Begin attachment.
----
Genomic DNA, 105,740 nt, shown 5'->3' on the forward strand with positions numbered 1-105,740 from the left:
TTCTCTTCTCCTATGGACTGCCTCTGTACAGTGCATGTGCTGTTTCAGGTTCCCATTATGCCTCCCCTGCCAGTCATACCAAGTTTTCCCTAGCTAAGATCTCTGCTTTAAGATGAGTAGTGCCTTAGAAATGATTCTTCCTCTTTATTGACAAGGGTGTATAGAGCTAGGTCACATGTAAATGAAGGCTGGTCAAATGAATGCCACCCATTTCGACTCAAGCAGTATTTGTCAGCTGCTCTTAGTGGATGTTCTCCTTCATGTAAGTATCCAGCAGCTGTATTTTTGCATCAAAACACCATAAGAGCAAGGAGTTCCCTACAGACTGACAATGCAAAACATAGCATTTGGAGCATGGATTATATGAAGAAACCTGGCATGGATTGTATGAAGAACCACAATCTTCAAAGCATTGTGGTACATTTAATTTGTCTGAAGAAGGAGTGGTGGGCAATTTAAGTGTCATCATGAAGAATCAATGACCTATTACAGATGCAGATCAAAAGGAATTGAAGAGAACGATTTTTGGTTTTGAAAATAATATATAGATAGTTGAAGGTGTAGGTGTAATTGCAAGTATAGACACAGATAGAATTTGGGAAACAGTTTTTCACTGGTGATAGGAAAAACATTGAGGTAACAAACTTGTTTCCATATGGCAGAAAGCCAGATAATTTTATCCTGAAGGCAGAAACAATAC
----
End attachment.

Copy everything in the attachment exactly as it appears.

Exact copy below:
Genomic DNA, 105,740 nt, shown 5'->3' on the forward strand with positions numbered 1-105,740 from the left:
TTCTCTTCTCCTATGGACTGCCTCTGTACAGTGCATGTGCTGTTTCAGGTTCCCATTATGCCTCCCCTGCCAGTCATACCAAGTTTTCCCTAGCTAAGATCTCTGCTTTAAGATGAGTAGTGCCTTAGAAATGATTCTTCCTCTTTATTGACAAGGGTGTATAGAGCTAGGTCACATGTAAATGAAGGCTGGTCAAATGAATGCCACCCATTTCGACTCAAGCAGTATTTGTCAGCTGCTCTTAGTGGATGTTCTCCTTCATGTAAGTATCCAGCAGCTGTATTTTTGCATCAAAACACCATAAGAGCAAGGAGTTCCCTACAGACTGACAATGCAAAACATAGCATTTGGAGCATGGATTATATGAAGAAACCTGGCATGGATTGTATGAAGAACCACAATCTTCAAAGCATTGTGGTACATTTAATTTGTCTGAAGAAGGAGTGGTGGGCAATTTAAGTGTCATCATGAAGAATCAATGACCTATTACAGATGCAGATCAAAAGGAATTGAAGAGAACGATTTTTGGTTTTGAAAATAATATATAGATAGTTGAAGGTGTAGGTGTAATTGCAAGTATAGACACAGATAGAATTTGGGAAACAGTTTTTCACTGGTGATAGGAAAAACATTGAGGTAACAAACTTGTTTCCATATGGCAGAAAGCCAGATAATTTTATCCTGAAGGCAGAAACAATAC